The Settlement Alliance

Can Structured Settlement Payments Be Tied to S&P Performance?

Can Structured Settlement Payments Be Tied to S&P Performance?

Jun 8, 2017

Structured settlement annuities are considered a safe, practical approach to preserving proceeds from personal injury, wrongful death, and workers’ compensation settlements. By placing all or a portion of the settlement proceeds in a structured annuity, a claimant can enjoy a source of guaranteed1 long-term income. As the structured settlement industry continues to evolve, providers are working to innovate new products to benefit injured claimants and their families. One such product is Pacific Life’s Index-Linked Annuity Payment Adjustment (ILAPA) Rider.

ILAPA vs. COLA: What’s the Difference?

In the past, the only way to create payment increases within a structured settlement plan was to include a cost-of-living adjustment (COLA) rider. Pacific Life designed a different approach to payment increases by creating the ILAPA product. Much like the COLA rider, ILAPA is also a rider that can be added to a structured settlement plan. The key difference between a COLA rider and an ILAPA rider is the size of the potential payment increases. COLA payment increases are fixed and are generally set at 2-3%. ILAPA increases can vary, up to a maximum of 5%.

How Does the ILAPA Rider for Structured Settlements Work?

The ILAPA product is directly tied to the performance of the S&P 500 index. Using an “index measurement period” of 12 months commencing when the annuity payments begin, Pacific Life determines whether the S&P has risen, decreased or remained flat. If the S&P has risen, the annuity payment will be increased at the same percentage, up to 5%. If the S&P declines or remains flat, there will be no impact on the annuity payments. Instead, they will remain as is for the next 12 months.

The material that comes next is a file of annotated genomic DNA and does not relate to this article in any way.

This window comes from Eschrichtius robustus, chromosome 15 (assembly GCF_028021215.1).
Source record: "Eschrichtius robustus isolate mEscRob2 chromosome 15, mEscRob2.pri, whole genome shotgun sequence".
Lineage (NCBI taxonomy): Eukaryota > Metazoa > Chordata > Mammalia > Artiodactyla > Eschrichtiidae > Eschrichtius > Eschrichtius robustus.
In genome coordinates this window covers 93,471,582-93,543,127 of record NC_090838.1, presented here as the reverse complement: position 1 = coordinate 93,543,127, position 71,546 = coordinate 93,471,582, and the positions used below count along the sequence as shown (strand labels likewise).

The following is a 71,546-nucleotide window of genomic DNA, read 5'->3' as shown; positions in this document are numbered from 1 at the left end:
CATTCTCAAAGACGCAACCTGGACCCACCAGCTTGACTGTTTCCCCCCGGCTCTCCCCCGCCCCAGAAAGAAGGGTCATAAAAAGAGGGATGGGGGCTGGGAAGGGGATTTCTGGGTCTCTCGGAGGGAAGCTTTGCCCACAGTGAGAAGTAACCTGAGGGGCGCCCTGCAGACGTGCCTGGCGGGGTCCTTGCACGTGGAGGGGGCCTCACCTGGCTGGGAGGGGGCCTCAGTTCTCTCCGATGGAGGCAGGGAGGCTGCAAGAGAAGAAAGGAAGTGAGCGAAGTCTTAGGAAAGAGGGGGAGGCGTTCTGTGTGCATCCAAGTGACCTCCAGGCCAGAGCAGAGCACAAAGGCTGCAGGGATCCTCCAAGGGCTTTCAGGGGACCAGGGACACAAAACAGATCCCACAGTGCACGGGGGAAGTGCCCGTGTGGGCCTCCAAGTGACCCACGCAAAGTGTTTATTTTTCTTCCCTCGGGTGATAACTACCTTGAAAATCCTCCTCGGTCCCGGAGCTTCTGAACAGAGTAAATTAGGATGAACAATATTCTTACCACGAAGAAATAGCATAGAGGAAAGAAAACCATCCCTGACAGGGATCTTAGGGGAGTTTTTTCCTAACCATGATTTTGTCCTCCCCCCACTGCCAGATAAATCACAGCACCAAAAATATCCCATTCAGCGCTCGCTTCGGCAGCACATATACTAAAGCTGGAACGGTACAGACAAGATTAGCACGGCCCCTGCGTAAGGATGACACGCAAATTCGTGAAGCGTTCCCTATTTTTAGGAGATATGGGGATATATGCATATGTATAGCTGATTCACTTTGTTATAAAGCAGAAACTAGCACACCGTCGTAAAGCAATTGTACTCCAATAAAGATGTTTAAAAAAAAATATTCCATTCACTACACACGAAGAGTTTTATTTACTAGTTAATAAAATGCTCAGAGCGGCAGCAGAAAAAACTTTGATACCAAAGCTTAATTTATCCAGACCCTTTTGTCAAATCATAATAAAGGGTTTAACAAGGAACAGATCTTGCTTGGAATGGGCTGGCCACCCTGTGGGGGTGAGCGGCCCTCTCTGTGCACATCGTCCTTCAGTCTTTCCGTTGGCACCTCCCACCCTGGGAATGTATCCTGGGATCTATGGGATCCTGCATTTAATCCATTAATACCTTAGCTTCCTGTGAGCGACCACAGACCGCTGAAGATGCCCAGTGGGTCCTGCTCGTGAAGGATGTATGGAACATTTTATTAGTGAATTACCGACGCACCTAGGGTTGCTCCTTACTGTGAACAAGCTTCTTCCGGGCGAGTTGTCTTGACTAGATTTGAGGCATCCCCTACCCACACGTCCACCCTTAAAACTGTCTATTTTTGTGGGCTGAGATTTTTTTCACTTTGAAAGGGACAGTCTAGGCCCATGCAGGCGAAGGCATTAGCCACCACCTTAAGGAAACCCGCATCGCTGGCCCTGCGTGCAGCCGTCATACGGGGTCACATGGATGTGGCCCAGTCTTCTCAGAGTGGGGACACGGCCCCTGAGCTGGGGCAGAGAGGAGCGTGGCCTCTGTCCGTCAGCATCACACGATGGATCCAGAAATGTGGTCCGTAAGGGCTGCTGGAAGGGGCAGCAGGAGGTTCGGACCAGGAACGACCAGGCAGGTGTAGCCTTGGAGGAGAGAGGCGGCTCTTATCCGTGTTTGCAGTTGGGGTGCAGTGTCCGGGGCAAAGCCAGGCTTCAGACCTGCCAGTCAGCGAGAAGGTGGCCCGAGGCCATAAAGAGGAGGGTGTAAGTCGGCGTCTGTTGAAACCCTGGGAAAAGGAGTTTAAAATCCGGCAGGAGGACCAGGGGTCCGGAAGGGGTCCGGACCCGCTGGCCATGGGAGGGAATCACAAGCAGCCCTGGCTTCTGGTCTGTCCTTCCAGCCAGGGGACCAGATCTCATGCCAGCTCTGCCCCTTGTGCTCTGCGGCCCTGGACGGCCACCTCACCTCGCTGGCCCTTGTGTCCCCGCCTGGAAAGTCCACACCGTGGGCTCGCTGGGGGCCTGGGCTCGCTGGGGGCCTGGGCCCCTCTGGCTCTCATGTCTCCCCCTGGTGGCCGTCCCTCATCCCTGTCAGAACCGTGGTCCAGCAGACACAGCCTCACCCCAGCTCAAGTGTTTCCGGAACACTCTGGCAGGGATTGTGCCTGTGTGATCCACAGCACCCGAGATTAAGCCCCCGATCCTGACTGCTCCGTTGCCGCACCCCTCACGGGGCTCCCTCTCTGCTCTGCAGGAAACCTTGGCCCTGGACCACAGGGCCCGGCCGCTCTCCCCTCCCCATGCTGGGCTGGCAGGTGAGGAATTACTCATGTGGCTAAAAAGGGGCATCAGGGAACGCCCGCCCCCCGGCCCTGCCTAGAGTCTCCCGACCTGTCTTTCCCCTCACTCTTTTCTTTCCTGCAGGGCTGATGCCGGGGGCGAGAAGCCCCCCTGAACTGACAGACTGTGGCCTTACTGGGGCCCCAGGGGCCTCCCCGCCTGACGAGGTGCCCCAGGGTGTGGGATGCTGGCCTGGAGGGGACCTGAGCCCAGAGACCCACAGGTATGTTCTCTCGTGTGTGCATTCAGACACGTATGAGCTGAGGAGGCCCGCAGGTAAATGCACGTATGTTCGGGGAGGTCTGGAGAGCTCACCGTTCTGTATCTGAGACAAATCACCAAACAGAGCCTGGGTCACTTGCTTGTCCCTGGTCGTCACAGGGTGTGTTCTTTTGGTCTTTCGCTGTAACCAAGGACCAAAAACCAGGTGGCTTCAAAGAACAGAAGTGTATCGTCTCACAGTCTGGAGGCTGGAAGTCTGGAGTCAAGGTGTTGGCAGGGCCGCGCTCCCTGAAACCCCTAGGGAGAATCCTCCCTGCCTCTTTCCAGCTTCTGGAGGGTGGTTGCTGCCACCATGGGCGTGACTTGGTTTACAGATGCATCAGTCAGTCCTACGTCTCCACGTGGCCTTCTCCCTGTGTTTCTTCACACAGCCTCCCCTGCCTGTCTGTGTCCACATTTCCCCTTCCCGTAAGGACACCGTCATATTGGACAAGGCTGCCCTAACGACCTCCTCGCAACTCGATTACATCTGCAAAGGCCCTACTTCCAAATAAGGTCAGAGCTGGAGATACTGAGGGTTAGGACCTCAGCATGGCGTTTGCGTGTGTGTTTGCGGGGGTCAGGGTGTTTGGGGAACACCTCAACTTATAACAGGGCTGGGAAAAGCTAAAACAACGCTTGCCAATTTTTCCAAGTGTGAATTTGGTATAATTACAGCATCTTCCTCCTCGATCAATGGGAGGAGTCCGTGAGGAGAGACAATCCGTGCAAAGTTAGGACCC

Example: ILAPA at Work

Using the example of a Pacific Life structured settlement annuity initially scheduled to provide payments of $2000 per month, here’s how the ILAPA rider could hypothetically affect the payments:






S&P 500 Index Return (hypothetical)





Payment adjustment (5% cap)

3% (increase of $60)

0% (no increase or decrease)

5% (increase of $103)

4% (increase of $86.52)

Monthly Payment





In the example above, when the S&P declined in year 2, it had no impact on the monthly structured settlement payments. However, when the S&P showed positive performance in years 1, 3, and 4, the monthly payments increased accordingly (up to the cap of 5%). By the end of year 4, the monthly payments had increased $249.52 over the original $2000/month payments. Over the course of year 5, that means almost an extra $3000 of tax-free income (see PLR 143928-13 for the IRS’ ruling on the ILAPA product in regards to tax treatment2).

Contact Our Structured Settlement Experts for More Information

While the ILAPA rider may not be right for every claimant, it serves as another tool to be considered as a part of a comprehensive settlement plan. For more information, contact our structured settlement experts at 800-464-2500 or

1 Guarantees are subject to the claims-paying abilities of the issuing insurance company.

2 The Settlement Alliance does not provide legal or tax advice.

We are proud to partner with the highest rated structured settlement providers in the industry:

  • American general Life Companies
  • Berkshire Hathaway Structured Settlements
  • MetLife
  • Mutual of Omaha
  • New York Life
  • Pacific Life
  • Prudential